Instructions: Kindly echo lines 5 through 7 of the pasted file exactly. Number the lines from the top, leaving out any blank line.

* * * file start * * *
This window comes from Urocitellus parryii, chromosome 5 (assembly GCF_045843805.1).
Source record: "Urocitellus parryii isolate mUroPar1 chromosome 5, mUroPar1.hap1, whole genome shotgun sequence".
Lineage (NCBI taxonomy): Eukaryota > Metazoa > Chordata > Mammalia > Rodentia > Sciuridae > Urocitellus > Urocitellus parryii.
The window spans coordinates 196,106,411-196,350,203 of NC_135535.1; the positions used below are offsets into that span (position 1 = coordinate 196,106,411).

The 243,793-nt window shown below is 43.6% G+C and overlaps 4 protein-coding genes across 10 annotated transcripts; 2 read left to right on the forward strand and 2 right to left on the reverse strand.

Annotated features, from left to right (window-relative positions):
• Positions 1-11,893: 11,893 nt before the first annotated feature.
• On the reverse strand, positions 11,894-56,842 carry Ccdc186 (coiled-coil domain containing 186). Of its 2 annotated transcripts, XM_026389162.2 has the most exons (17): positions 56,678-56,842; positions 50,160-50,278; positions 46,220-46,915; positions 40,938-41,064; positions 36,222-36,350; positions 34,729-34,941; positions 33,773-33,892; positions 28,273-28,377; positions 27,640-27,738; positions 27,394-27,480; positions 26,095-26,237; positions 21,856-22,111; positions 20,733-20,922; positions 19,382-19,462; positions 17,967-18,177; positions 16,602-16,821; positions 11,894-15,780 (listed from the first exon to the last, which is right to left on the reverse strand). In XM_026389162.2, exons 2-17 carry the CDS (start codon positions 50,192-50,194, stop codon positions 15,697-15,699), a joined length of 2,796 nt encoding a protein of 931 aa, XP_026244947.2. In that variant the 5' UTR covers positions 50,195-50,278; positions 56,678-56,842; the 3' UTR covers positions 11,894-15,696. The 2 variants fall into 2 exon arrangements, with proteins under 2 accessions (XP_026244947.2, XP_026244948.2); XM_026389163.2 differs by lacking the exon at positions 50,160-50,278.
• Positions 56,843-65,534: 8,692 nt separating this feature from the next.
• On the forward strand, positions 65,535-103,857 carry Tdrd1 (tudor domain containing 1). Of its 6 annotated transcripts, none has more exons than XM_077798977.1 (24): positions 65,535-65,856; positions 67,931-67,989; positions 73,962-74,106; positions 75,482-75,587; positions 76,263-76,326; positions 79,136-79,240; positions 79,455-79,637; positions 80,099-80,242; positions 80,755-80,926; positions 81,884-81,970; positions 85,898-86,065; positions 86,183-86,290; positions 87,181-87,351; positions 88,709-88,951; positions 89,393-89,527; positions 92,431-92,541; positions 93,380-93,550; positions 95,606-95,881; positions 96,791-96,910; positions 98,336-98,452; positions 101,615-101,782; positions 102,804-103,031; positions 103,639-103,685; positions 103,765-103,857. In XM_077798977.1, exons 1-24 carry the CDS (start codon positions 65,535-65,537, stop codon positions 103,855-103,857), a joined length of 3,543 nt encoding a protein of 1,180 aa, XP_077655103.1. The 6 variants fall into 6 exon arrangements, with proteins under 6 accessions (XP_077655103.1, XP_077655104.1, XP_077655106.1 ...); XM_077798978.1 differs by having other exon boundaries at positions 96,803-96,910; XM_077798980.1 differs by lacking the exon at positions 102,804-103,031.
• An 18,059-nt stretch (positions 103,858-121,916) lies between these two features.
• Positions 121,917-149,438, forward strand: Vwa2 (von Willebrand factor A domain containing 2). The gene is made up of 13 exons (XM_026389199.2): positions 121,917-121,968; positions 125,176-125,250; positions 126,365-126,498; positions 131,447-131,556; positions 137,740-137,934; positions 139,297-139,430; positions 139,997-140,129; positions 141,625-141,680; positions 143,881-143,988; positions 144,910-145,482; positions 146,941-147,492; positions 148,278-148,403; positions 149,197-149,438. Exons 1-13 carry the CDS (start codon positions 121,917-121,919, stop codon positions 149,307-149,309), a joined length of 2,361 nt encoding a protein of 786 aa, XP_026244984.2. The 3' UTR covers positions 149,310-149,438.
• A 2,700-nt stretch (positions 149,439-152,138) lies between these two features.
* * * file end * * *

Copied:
The 243,793-nt window shown below is 43.6% G+C and overlaps 4 protein-coding genes across 10 annotated transcripts; 2 read left to right on the forward strand and 2 right to left on the reverse strand.

Annotated features, from left to right (window-relative positions):
• Positions 1-11,893: 11,893 nt before the first annotated feature.